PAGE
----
Making this change to your post-work routine could help you get a better night’s sleep

A bad night’s sleep is something that happens to everyone from time to time – but if you’re finding yourself tossing and turning on a regular basis, it might be time to make a change to your daily schedule.

New research published in the American Psychological Association’s Journal of Occupational Health has shown that there’s one simple thing you can do after a busy day at work that will help you switch off: taking a ‘mental break’, and planning an activity between clocking off and going to sleep.

Okay, so it sounds obvious, but it’s something that far too many of us struggle to make time for. Between long hours at the office, taking care of our families and trying to get to bed at a reasonable hour, it’s not always easy to clear a slot to simply enjoy ourselves and unwind – and this study provides a crucial reminder of why it’s so important.

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The team conducting the survey questioned just under 700 workers from the US Forest Service on factors such as their environment at work, how they thought of their jobs, the number of children they had at home and what they usually did in the evening, as well as any existing sleep problems they’d been struggling with.

Unsurprisingly, they found that those who had experienced negative behaviour at work, or who had negative thoughts about the role, showed a stronger link to symptoms of insomnia, as well as an increased chance of waking up during the night. Meanwhile, those who had decompressed with a relaxing pursuit such as yoga or listening to music after their shift got a better night’s sleep.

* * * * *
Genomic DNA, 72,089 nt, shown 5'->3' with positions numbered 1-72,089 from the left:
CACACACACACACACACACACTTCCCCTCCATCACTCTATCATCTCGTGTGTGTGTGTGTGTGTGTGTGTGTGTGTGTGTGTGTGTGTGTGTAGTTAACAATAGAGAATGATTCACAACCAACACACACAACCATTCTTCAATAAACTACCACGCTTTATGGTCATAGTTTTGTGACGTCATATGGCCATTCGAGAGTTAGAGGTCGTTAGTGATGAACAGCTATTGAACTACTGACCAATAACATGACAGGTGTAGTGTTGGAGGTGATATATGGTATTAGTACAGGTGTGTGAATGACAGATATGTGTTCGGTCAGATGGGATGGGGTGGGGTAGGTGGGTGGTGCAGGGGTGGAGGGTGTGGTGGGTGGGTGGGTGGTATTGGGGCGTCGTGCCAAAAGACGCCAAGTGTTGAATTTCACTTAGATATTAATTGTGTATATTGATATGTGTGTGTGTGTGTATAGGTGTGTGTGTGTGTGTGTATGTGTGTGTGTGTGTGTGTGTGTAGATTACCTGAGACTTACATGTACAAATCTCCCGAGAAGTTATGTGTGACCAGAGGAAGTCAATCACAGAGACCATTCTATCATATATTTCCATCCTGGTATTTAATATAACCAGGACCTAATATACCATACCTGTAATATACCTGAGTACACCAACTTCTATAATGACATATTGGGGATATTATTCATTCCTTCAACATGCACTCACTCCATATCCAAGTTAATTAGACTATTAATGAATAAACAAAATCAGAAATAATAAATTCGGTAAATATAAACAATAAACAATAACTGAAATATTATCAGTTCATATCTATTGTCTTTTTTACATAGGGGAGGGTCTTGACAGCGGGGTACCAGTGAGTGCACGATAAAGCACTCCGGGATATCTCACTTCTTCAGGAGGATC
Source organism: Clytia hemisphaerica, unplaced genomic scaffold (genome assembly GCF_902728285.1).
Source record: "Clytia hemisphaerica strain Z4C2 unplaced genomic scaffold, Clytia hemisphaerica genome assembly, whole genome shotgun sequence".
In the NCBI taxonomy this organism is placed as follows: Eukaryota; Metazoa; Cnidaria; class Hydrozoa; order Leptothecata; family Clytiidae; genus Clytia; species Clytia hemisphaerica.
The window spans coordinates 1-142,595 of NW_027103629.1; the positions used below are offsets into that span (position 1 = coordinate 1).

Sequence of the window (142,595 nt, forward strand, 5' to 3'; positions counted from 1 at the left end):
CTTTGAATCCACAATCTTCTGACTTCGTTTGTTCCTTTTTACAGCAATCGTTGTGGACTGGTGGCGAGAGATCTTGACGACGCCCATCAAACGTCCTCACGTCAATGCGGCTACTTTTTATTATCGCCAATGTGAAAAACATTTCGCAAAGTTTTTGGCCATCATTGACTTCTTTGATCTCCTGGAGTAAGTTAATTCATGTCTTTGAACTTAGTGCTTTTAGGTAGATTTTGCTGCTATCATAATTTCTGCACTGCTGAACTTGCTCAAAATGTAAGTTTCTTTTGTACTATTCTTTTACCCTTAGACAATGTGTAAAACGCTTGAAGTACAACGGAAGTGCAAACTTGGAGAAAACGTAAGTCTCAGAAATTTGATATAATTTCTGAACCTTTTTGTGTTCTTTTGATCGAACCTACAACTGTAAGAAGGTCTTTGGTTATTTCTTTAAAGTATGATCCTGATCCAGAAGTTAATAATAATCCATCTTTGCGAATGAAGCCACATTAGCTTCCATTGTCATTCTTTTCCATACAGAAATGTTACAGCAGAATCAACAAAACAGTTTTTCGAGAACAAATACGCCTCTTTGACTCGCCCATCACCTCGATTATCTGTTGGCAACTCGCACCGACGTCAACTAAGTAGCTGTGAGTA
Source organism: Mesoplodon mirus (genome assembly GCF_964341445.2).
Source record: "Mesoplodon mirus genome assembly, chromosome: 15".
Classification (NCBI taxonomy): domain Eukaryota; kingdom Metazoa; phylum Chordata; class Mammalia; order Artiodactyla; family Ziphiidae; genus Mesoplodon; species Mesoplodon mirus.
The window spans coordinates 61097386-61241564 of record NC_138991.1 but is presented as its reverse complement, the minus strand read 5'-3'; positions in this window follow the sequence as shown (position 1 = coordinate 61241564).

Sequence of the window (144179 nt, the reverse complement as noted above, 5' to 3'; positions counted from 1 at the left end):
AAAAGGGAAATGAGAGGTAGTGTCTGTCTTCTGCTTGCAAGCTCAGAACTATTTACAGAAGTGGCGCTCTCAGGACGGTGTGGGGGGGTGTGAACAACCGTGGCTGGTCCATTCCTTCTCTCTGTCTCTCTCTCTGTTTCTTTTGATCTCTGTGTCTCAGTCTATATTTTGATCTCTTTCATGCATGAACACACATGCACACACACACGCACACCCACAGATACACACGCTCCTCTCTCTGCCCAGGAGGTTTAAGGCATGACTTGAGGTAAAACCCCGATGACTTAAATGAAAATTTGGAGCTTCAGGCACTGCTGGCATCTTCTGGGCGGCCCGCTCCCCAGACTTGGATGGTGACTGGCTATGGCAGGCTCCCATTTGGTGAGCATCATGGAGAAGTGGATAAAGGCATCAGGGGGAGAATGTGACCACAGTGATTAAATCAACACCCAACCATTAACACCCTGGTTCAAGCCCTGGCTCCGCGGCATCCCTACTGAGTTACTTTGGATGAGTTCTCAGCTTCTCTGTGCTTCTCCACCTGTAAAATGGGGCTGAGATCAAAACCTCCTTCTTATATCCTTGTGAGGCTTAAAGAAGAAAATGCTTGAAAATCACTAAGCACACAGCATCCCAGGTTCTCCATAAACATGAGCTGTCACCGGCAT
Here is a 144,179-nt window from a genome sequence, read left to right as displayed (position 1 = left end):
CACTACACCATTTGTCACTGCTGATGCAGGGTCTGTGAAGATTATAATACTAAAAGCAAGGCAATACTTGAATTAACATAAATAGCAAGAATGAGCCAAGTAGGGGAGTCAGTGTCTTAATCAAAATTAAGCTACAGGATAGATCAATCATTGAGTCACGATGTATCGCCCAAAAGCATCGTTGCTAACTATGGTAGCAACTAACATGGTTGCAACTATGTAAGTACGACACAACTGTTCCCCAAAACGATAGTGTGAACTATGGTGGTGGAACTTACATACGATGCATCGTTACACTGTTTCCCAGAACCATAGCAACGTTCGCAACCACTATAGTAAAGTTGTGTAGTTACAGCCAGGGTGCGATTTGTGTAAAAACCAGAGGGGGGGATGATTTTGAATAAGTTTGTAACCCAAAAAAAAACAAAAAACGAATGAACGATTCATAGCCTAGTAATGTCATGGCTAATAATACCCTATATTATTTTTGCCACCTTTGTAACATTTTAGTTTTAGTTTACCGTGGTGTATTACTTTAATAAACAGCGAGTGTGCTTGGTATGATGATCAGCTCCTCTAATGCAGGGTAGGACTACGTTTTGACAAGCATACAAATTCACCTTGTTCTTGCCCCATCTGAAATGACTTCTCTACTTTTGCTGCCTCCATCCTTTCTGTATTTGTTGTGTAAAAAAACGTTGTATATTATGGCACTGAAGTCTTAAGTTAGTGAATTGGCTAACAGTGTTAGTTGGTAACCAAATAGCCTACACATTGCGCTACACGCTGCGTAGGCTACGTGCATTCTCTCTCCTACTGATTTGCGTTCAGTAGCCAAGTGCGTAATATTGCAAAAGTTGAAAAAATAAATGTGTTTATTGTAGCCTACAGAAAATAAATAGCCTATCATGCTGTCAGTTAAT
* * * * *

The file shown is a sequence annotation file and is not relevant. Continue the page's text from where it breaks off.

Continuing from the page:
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‘Sleep quality is crucial because sleep plays a major role in how employees perform and behave at work,’ explained lead author Caitlin Demsky, PhD, of Oakland University. ‘In our fast-paced, competitive professional world, it is more important than ever that workers are in the best condition to succeed, and getting a good night’s sleep is key to that.’

‘Incivility in the workplace takes a toll on sleep quality,’ she continued. ‘It does so in part by making people repeatedly think about their negative work experiences. Those who can take mental breaks from this fare better and do not lose as much sleep as those who are less capable of letting go.’

So, hands up if you’ll be planning a extra little me-time into your working week from now on?